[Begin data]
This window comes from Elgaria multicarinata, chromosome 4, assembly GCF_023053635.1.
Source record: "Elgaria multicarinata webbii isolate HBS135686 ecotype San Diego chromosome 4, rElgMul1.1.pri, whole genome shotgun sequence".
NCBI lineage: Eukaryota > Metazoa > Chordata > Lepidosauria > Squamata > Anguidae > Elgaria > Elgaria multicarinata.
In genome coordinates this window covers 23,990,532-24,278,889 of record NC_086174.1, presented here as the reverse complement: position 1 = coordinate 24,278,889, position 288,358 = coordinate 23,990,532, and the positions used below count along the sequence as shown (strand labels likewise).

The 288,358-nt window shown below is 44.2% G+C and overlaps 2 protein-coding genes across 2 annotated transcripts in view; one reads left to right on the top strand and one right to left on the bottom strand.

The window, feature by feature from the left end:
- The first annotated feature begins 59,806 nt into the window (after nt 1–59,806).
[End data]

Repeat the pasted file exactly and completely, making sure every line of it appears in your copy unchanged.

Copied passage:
This window comes from Elgaria multicarinata, chromosome 4, assembly GCF_023053635.1.
Source record: "Elgaria multicarinata webbii isolate HBS135686 ecotype San Diego chromosome 4, rElgMul1.1.pri, whole genome shotgun sequence".
NCBI lineage: Eukaryota > Metazoa > Chordata > Lepidosauria > Squamata > Anguidae > Elgaria > Elgaria multicarinata.
In genome coordinates this window covers 23,990,532-24,278,889 of record NC_086174.1, presented here as the reverse complement: position 1 = coordinate 24,278,889, position 288,358 = coordinate 23,990,532, and the positions used below count along the sequence as shown (strand labels likewise).

The 288,358-nt window shown below is 44.2% G+C and overlaps 2 protein-coding genes across 2 annotated transcripts in view; one reads left to right on the top strand and one right to left on the bottom strand.

The window, feature by feature from the left end:
- The first annotated feature begins 59,806 nt into the window (after nt 1–59,806).